Americans feel tremendously insecure as the peaceful existence their polity was proud of, has given way to violence and political uncertainty. The US social structure is at war with itself and this spectre is extremely dangerous because a large number of American population armed with automatic weapons. The decision-makers rightly fear that any outbreak of large-scale violence may provoke widespread turbulence in which firearms will be frequently used.
Fearful of violence in the future, Americans are buying millions more firearms. It was observed that firearm sales soared in January after a mob-led assault on the US Capitol and the arrival of a new administration that favours tighter gun restrictions. More than 2 million firearms were bought last month that is an 80 per cent year-over-year increase and the second-highest one-month total on record.
In three individual weeks in January, there was a record number of background checks, climbing into the top five spots since the FBI began tracking in 1998. Firearm stocks spiked in the days leading up to the 6 January riot and as election deniers swarmed statehouses across the country, extending a trend line seen in November and December amid the particularly polarising political climate.
Background checks, and sales of firearms and ammunition, have been increasing pace for months. The surge is in line with the record pace set in 2020: nearly 23 million firearms were bought, representing a 64 per cent jump year over year. Estimated firearm purchases climbed to an unprecedented 2.1 million in March, early in the coronavirus pandemic when cities and states issued stay-at-home orders to contain the spread of the deadly disease. Panic-buying was common, with Americans hoarding toilet paper, diapers and cleaning supplies amid the widespread uncertainty.
The killing of George Floyd set off a summer of racial-justice protests and prompted retailers in some cities to board up windows. Firearms sales went even higher, to 2.8 million in June and 2.5 million in July. Wal-Mart removed gun and ammunition displays from thousands of its US stores. It was reported that new gun owners are buying firearms as an investment, like a precious metal. The first-time buyers mention that they no longer trust police departments to protect them, especially after some agencies were overwhelmed by protesters during the summer. This is a frightening omen that has disturbed the decision-makers at all levels.
Last year in the fall, misinformation swelled amid one of the most divisive presidential campaigns in US history. President Donald Trump refused to accept his loss in the 3 November contest and spent weeks pressing baseless claims of voter fraud. And then the year’s political havoc spilled over into 2021. The obvious outcome of this campaign of hatred was that a pro-Trump mob stormed the US Capitol in an attempt to stop the counting of electoral-college votes finalising Joe Biden’s victory. The attack resulted in the deaths of a Capitol Police officer and four rioters, and injuries to about 140 police officers, authorities have said. People all over the country witnessed these scenes and became very concerned for their safety and the only way-out for them was to buy weapons for ensuring their safety. Michigan and New Jersey recorded the biggest percentage change in firearm purchases in January compared with the previous year, at more than triple the national rate.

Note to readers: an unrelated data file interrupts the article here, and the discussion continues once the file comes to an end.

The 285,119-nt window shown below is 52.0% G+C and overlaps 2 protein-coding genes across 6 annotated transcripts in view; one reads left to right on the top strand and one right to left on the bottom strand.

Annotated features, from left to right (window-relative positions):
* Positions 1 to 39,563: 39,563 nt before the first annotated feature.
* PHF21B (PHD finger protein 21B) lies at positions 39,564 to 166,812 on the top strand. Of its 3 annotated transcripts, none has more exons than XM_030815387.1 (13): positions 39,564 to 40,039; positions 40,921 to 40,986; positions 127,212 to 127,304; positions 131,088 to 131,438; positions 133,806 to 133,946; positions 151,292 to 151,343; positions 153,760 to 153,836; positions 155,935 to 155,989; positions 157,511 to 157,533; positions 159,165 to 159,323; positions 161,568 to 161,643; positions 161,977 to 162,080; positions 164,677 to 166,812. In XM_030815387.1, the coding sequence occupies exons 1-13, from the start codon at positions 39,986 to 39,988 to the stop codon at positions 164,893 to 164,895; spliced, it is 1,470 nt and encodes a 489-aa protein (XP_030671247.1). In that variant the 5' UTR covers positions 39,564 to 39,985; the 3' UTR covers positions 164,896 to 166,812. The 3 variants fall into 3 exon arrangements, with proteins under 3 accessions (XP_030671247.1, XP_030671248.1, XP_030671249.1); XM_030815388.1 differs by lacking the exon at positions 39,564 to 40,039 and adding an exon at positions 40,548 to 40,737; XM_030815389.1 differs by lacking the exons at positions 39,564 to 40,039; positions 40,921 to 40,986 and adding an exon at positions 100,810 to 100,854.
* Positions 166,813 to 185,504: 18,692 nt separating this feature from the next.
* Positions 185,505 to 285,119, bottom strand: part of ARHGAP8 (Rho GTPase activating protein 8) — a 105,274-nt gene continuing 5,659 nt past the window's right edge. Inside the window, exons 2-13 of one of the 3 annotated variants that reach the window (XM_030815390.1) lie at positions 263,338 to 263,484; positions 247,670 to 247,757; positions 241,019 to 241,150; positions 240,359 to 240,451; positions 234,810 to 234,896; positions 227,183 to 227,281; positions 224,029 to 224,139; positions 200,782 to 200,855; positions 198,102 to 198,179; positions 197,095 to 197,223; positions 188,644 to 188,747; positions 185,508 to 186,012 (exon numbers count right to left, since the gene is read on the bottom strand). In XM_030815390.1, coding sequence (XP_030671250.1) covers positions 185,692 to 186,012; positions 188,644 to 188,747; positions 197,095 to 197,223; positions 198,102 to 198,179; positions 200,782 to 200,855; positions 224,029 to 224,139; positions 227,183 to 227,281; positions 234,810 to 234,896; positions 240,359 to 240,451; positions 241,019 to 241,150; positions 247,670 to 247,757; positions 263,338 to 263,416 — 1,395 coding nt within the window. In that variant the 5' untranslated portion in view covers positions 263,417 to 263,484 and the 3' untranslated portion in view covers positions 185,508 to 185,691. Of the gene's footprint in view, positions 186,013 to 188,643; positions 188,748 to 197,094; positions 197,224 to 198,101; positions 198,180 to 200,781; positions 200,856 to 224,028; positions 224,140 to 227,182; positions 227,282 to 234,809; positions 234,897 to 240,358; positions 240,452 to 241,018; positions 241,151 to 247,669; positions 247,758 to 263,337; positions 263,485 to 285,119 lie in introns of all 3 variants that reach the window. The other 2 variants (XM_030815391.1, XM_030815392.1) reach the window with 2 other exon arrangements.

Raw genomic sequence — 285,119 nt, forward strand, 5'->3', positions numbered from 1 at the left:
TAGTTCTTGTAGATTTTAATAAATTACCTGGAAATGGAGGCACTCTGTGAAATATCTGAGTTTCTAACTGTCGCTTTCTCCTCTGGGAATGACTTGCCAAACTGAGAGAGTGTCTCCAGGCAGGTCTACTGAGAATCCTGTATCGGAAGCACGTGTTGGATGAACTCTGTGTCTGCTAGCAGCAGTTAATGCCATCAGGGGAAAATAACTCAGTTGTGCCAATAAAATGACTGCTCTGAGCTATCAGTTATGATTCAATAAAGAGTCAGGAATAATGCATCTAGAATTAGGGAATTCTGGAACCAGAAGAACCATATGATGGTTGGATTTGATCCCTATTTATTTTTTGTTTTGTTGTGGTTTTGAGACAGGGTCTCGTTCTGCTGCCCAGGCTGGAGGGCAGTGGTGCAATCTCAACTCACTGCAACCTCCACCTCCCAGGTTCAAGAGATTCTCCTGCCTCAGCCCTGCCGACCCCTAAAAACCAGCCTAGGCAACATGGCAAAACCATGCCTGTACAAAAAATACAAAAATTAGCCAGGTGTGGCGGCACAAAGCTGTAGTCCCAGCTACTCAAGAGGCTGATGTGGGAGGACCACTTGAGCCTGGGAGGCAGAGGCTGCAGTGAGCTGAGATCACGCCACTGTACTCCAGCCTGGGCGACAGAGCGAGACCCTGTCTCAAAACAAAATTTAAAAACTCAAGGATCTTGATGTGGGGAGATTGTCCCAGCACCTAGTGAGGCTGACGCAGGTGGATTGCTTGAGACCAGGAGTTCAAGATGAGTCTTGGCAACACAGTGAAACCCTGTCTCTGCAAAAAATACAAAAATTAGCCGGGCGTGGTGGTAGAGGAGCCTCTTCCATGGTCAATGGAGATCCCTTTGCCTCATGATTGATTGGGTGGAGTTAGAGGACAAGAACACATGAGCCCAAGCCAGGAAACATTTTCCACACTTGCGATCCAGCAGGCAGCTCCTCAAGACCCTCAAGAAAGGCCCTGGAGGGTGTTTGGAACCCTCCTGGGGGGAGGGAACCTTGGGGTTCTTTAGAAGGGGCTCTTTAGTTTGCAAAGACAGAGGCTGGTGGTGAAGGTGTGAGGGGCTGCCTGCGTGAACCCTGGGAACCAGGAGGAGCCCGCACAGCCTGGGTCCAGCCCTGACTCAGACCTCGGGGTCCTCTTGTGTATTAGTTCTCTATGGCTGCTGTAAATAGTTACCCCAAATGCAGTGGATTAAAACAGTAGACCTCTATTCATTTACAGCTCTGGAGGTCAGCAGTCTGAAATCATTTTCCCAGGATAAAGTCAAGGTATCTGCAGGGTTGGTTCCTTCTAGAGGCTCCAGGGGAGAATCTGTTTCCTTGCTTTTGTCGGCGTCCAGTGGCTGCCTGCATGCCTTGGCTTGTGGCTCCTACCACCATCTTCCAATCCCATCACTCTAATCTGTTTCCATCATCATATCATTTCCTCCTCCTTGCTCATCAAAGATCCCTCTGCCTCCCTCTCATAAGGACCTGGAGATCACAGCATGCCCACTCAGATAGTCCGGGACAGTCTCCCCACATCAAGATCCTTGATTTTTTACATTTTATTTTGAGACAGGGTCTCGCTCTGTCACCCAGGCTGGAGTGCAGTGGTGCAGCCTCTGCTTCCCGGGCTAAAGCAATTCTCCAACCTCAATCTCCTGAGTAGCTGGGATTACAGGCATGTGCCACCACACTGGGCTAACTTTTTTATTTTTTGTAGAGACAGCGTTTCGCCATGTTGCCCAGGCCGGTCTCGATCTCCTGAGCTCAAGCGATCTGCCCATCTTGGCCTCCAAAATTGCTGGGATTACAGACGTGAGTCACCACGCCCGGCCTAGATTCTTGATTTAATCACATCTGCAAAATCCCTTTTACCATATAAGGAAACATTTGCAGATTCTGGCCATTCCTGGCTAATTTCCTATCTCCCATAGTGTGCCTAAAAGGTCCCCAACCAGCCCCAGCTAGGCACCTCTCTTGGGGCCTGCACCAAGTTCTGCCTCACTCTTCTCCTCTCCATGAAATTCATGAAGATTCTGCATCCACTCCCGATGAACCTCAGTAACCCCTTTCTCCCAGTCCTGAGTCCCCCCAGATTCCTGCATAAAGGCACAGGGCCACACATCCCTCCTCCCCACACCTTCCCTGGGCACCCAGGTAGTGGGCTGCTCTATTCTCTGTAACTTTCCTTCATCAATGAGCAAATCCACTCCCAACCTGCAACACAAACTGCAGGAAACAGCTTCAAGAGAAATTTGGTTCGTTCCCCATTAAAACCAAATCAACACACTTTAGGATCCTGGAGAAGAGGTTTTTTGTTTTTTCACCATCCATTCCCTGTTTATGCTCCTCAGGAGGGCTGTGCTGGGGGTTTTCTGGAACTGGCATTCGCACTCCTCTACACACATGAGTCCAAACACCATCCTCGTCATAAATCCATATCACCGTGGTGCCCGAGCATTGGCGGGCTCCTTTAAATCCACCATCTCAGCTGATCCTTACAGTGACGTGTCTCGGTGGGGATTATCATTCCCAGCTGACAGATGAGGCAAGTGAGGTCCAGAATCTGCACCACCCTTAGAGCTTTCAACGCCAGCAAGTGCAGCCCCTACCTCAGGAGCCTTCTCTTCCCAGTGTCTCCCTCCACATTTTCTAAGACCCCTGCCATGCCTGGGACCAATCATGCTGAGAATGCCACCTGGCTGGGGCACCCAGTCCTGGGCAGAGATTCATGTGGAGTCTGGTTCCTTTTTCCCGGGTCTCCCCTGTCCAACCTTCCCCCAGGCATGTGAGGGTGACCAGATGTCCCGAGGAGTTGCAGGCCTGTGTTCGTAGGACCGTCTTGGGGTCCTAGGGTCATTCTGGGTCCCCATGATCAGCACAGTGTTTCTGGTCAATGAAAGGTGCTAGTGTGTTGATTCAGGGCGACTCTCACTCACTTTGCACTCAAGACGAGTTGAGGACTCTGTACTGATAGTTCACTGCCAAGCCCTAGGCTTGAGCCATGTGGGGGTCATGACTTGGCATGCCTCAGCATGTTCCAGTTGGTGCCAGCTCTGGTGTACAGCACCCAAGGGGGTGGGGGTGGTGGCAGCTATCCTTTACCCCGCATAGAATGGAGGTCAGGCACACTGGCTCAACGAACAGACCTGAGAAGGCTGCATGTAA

It is however pointed out that gun sales jump when a Democrat takes over the White House. In January 2009, when Barack Obama was inaugurated for his first term, the total number of firearm sales reached 1.2 million, a record at the time and a nearly 29 per cent jump from January 2008. In January 2017, when Trump was inaugurated, more than 2 million arms were bought registering a 20 per cent drop from 2016.
The buying has also gone up because Biden pledged during his campaign to reinstate a ban on the manufacture and sale of assault weapons and high-capacity magazines. He also proposed a buyback programme for assault weapons and high-capacity magazines that would require owners to sell them to the federal government or register them under the National Firearms Act.
Though there is no particular head for recording that who owns guns and when they purchased them yet according to a survey roughly 40 per cent — or 8.4 million — of the guns purchased in 2020 were by first-time buyers. It also found that 40 per cent of the purchasers were women, and the largest demographic group of buyers was Black Americans. Though hunting has become more popular as more Americans stay home and engage in socially distant activities, most firearms sold last year were small handguns. Buyers typically say they want such firearms for self defense or personal safety revealing a yawning gap in the levels of trust in law-enforcing agencies. TW